| Cyberbullying

Healing strategies: Help your child overcome a cyberbullying incident

| 24 May 2024

Cyberbullying can significantly affect children’s confidence and cause them to lose hope in the kindness of others. Especially if they are left to deal with their emotions on their own. How should parents proceed when they think their child may be a victim of cyberbullying? And how can they help them get back on their feet? We discussed the topic in detail with Jarmila Tomkova, a child psychologist.

Let’s start at the very beginning. How can parents tell whether their child is dealing with cyberbullying?

There are signs to look for in the child’s behavior. Are they becoming more secretive when it comes to their devices, shutting their laptop or turning their phone screens down whenever anyone enters the room? This commonly happens with grooming, but it can also be a sign of cyberbullying. Overall, parents should look at whether their child is acting nervous, stressed, perhaps jumpy, but also cold or passive. This behavior – or any other significant change in the child’s character – can signal that there may be something wrong. Bullied children also often become solitary, they abandon their hobbies and avoid most social situations.

If parents believe their child is being bullied, what should they do?

They should have a chat with the kid and make them feel safe. But the thing is, if parents ask their child to sit down and then they keep asking: “What’s wrong? Tell me what happened. Are you having issues? Talk to me,” the child may feel pushed into a corner and overwhelmed. This situation almost makes them feel as if they did something wrong. So, what I would recommend is switching positions – put the bullied child in the role of someone giving advice.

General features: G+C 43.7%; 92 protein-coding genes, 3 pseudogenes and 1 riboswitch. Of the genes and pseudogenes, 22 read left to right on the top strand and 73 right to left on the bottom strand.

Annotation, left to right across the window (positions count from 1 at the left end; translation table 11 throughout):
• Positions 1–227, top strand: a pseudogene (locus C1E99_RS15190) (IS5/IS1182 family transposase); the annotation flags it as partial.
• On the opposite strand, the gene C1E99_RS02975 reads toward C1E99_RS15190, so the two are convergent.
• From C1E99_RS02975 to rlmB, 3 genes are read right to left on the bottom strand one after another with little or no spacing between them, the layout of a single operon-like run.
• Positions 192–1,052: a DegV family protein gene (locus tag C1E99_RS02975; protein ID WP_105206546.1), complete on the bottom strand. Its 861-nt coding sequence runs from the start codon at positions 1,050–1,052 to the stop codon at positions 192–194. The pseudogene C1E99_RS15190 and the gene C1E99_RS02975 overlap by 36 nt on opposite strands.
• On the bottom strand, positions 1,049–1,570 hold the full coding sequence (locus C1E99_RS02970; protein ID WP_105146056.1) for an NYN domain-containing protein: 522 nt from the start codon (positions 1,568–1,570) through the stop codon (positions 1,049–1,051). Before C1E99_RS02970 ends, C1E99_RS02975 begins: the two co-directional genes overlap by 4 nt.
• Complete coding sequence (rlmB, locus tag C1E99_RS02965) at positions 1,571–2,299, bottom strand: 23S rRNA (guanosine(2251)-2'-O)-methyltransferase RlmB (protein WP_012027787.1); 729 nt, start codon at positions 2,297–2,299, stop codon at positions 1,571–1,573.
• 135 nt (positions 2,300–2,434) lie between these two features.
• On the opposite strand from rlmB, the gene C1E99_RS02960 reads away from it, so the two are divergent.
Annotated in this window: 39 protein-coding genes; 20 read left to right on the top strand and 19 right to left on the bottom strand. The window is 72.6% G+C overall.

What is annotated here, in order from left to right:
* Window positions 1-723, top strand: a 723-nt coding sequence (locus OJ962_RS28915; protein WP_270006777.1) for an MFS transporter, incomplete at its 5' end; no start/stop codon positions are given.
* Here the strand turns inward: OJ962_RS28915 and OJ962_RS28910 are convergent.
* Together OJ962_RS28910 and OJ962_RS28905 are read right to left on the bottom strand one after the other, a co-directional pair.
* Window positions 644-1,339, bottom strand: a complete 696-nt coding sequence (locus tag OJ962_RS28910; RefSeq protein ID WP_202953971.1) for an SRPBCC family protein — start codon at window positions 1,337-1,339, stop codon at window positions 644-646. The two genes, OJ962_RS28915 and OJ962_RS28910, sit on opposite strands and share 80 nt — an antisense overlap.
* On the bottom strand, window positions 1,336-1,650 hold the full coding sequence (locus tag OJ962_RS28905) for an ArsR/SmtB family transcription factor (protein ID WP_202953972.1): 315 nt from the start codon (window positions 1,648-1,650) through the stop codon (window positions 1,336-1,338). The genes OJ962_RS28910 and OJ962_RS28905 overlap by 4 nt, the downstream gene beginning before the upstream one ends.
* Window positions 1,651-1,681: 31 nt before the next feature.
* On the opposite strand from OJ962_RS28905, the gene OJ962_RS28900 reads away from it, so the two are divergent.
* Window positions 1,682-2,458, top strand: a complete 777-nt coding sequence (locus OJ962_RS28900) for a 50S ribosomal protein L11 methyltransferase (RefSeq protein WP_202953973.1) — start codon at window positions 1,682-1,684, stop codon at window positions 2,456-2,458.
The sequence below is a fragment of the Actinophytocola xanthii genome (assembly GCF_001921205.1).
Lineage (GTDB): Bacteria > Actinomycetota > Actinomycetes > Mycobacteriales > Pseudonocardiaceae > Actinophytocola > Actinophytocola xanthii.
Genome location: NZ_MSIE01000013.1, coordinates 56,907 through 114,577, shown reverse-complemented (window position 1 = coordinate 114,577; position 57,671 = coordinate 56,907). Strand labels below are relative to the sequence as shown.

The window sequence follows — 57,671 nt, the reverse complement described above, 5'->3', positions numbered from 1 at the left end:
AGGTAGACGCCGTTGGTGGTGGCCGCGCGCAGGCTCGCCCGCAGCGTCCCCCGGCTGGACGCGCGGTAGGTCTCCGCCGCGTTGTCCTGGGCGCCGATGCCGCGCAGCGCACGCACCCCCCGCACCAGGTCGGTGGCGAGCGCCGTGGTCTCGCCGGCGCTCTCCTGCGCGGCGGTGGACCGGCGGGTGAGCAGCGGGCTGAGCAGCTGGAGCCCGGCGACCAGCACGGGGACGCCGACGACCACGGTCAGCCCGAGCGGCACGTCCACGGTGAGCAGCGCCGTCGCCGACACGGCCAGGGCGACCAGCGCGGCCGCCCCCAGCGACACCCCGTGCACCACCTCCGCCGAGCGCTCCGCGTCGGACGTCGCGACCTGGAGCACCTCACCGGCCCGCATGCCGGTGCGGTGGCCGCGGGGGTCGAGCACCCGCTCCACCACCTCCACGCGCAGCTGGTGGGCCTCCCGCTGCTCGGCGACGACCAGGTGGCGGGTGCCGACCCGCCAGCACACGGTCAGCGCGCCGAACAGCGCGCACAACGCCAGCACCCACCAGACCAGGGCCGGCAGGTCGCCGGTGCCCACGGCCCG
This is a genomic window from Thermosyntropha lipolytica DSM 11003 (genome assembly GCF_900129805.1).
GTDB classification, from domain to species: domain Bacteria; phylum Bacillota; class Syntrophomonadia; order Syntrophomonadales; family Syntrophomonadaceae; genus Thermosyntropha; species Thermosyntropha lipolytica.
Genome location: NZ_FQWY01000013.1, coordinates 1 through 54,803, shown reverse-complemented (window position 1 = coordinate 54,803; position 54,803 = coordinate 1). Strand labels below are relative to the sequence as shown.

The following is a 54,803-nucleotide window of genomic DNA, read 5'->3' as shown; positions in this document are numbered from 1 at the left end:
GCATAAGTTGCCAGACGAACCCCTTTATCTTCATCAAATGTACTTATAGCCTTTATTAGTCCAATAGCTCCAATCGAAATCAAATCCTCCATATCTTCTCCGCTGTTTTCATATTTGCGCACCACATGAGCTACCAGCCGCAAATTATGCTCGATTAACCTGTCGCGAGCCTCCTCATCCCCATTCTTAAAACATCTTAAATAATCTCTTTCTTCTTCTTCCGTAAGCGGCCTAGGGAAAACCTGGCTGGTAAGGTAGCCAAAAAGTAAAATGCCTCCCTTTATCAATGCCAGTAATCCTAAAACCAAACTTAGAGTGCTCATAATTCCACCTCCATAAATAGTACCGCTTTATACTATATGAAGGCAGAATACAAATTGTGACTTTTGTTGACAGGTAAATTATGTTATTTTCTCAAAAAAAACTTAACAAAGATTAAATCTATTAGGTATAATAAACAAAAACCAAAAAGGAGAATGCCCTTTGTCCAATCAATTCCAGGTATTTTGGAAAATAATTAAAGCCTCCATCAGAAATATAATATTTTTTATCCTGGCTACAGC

Can you elaborate on that?

Basically, we can sit down with them and describe a situation in which a person, or a character, is being bullied. We can speak of people they know, or celebrities, influencers, and even imaginary characters. Then, we can ask the child: “What do you think the bullied person should do? What do you think they need?” This way, children are more likely to feel in control of the situation and share their own sentiments. Then, once the topic is on the table, we can talk to the child more openly and ask them about their own situation. We should always act calmly and not get overly emotional or stressed, because then, the child may feel like the cyberbullying is their fault. 

Which it never is. How can we make sure the child knows that?

Well, we definitely shouldn’t stress them out more by our reaction, telling them things like “I told you social media is bad,” or “That’s what you get for being online so much.” We can help them solve the situation without punishing them with restrictions. If our child tells us that they are getting ugly comments on their Instagram posts, we should not tell them to stop using the app, or even ban them from using their phone altogether. This will only stress them out more.

What can we do then?

We should help them re-establish the safe feeling of the online space. Look at the comments together with them, help them gather evidence in case we want to contact the school or the bullies’ parents, and then delete them. Together with children, we can help them change their privacy settings so only their friends may see the pictures they post and show them how to delete comments or even block the profiles that bully them. This is another way to make children feel like they have some control, which is essential. We, as adults, may take the position of wise and safe coordinator of the process when it comes to contacting the authorities, such as the school or even police. We should tell children that this is an option, but always assure them that you would never take this step without their permission. That is an important part of establishing emotional safety. 

Those are some practical steps. What about psychological help?

If your child is dealing with cyberbullying, it may feel desperate, like they´re trapped in an inescapable situation. Before helping them get out of it, we should show understanding and validate whatever negative feelings the child has. After that, we may help them gather some hope. Show them that it won’t be long until everything is better. To do so, we can speak of real-life examples – such as celebrities, or even our own experiences. Tell the child, for instance, that we too have been through a rough patch, that someone has laughed at us too. But now, we are out of that situation and we’re doing good. That does not mean that we should not pay attention to the child’s emotion and dismiss their sadness or anger as an overreaction, not at all. But we should let our children know that the Sun can be found behind each and every cloud.

Do you think that cyberbullying is in any way different from bullying that happens offline?